Example: "She should have known what I wanted." Really? Is she a mind reader? She can't know unless you tell her. Even if you tell her what you wanted, she may not have wanted to give it, which, as you are already realizing, is fine and perfectly reasonable. Being controlling tries to manipulate her into giving you the response you want. Being healthy accepts the response she gives without making more out if it than you need to.

Example: "I took her to a fine dinner, but she didn't really act very appreciative." Well, if you were thinking that she would have cancelled her plans to be with you the following evening because you treated her to a great evening, you are likely to be disappointed and feel used/angry - and unreasonably so! The controlling thinking is a set-up for failure in the long run. It is your expectations which need adjustment, not her reaction. But let's take this one one step further:

Keep score and convince yourself that she is not as "committed" to the relationship as you are. Ugh! See how this type of misinterpretation of events will do nothing but make you miserable?

Keep in mind that just because your partner was not doing for/thinking of you at the time you became upset, that does not mean she does not care for you or do for/think of you. It just means she wasn't doing that at that particular time - which is fine. Most individuals who see things the way you do tend to grossly underestimate or miss what the partner does indeed do for you.

Healthy, non-controlling thinking goes something like, "Well, it would have been nice if she had  cancelled her plans so she could be with me the next evening, but it's not a problem. I know she really enjoyed dinner, and a night off gives me a chance to get some chores done." Notice, that this thinking example involves little or no insecurity on your part. Insecurity is often the unspoken factor in control, and is just another one of those irrational beasts that you have to conquer.  I never realised what emotional damage I was causing to my partner, and to our relationship. Yes - to your partner - and to yourSelf. This is really selling yourSelf short!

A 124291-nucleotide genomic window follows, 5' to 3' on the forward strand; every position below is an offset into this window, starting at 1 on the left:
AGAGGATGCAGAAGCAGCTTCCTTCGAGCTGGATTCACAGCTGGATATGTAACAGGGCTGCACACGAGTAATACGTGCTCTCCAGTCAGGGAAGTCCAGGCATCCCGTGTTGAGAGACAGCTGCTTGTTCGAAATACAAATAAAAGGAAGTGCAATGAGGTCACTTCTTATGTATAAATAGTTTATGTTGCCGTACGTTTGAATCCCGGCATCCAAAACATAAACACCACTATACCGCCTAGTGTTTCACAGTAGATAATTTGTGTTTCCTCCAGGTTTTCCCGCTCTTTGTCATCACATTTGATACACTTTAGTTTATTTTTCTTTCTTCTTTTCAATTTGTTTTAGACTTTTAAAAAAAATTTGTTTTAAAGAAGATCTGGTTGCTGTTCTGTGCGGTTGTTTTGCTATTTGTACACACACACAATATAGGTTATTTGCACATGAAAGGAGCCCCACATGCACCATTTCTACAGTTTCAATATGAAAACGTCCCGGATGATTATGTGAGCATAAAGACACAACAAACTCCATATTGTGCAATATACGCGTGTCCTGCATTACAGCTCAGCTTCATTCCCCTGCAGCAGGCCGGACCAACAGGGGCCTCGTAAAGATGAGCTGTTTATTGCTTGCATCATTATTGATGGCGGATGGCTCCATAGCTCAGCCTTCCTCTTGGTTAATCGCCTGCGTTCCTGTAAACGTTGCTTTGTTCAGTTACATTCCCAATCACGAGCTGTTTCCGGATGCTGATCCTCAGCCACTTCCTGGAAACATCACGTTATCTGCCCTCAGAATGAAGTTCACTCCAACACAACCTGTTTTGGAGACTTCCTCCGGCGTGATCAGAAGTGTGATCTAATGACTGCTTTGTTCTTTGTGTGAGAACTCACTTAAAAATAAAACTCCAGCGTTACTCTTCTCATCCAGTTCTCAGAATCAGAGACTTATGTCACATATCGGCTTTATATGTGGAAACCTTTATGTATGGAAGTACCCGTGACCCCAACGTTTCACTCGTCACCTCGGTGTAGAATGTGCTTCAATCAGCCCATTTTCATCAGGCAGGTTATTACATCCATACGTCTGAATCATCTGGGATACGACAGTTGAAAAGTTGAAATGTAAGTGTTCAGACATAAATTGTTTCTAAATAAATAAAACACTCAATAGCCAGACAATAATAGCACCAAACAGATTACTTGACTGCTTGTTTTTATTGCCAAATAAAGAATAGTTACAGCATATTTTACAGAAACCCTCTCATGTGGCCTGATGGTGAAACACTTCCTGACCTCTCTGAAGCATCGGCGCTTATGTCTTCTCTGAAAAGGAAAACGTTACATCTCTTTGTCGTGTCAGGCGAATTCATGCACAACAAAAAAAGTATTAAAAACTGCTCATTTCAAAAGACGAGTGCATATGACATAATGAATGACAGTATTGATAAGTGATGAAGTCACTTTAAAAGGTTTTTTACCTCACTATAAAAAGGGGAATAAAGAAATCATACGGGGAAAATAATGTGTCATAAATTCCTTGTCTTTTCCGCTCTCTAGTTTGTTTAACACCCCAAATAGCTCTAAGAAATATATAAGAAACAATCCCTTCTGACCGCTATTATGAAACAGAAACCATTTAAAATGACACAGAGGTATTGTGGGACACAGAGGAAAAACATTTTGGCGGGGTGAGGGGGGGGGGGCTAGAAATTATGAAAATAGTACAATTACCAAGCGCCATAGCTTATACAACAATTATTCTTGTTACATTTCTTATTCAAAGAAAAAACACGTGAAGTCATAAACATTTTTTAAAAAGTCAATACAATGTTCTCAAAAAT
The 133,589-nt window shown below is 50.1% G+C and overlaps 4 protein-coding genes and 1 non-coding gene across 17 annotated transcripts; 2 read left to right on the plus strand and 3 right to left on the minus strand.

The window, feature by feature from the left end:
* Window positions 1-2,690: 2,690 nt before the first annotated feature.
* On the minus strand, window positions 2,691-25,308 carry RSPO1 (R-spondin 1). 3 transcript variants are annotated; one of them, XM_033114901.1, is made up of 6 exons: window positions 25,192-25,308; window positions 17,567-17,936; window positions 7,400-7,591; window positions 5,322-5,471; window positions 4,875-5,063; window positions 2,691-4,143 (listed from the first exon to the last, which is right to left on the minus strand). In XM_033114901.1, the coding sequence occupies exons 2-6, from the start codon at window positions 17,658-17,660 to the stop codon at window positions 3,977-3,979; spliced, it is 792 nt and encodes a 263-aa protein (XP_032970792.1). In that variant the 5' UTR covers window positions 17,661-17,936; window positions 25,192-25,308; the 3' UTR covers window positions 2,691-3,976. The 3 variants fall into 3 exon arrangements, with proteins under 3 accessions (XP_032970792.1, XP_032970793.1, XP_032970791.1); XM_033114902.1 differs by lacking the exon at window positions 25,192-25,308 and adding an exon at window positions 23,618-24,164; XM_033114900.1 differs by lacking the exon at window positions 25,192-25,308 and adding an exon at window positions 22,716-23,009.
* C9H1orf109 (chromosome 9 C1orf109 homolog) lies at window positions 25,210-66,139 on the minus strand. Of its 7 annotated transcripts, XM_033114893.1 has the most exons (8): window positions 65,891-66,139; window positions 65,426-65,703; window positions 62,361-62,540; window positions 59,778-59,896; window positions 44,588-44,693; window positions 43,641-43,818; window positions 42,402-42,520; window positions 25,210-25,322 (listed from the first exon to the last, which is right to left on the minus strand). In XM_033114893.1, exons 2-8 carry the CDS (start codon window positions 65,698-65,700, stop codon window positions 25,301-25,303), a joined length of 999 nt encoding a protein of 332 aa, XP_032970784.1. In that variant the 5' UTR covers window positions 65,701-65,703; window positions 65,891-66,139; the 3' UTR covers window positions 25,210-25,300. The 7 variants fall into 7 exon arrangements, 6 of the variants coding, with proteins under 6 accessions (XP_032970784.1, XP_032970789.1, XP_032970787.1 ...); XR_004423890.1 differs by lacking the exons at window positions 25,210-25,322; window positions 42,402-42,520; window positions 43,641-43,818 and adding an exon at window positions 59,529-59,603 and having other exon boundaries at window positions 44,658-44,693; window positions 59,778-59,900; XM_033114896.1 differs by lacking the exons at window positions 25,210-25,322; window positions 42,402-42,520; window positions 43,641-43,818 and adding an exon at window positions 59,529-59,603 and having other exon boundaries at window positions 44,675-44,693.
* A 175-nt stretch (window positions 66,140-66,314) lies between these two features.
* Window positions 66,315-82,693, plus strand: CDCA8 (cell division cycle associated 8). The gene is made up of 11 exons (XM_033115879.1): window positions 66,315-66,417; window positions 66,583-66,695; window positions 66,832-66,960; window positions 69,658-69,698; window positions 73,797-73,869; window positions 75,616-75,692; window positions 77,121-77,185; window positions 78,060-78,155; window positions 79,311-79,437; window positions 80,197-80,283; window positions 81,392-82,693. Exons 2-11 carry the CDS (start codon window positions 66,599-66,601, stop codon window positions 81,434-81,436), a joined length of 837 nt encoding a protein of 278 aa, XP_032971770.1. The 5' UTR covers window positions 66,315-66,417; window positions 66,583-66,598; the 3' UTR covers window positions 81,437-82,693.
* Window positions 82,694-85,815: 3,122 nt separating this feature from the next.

I feel so sorry that I have let both of us down, and have expressed my desire to try to change for the better, but her best friend, who has been the victim of emotional and verbal abuse herself, points out that the cycle of abuse is tension build-up -> confrontation -> apologies/remorse -> relaxation -> repeat, and she has no reason to believe I’ll change, because this is exactly what her ex-boyfriend said and did to her. You are not her friend's ex-boyfriend. But you do have to watch getting comfortable should you get back together or enter into a new relationship. It's a royal pain to have to constantly be cognizant of the self, dealing with your implicit assumptions, expectations and underlying insecurities!

Once the pressure is off and the relationship is back to OK, most abusive types tend to ease up on themselves. Unless they are in treatment, abusive types who are trying to win back the object of their affection simply control their behavior. They shut their mouths and stuff their feelings. They do not typically examine the irrationality of their thoughts, the very source of their angry and controlling behavior. So little is accomplished. After a while of holding it all back, they become overwhelmed with the old stuff and can hold back no more.

This is the second time I have abused her. I have asked her to give me one more chance, but I don’t expect her to. After all, why should she? It’s happened before and she’s right in being concerned that it may happen again. Nobody should have to live through that even once, let alone three times. It’s not too hard to see why she’s had enough. However, whether we get back together or not, I want to tackle this problem, not just for her and for me, but for anybody else I may become involved with, before I abuse anyone else. Don't do it for anybody else you become involved with; tackle it for YOU! Your life will work better when you deal with it. You gave Faith advice in a previous forum regarding her boyfriend Gregg, which I found could apply to me too – The minute - no the second - you let up, he will revert more and more to his yukky ways. Right. The target individual will have to continually set firm boundaries, which is a good thing to do anyway. Unless the abusive one is dealing with his or her issues, the moment the threat is gone, the good behavior will begin to disappear.

I don’t want to revert! I want to change – permanently! Good. You can make these changes. "You can't ever let your guard down. Not with him, not with anybody!" Does this mean she shouldn’t see him any more because he can’t be trusted not to revert? Not necessarily. Theirs appeared to me to be an extreme case given the tone of the writer. There is no hard and fast rule; no two cases are alike. Plus, your excellent motivation is an asset.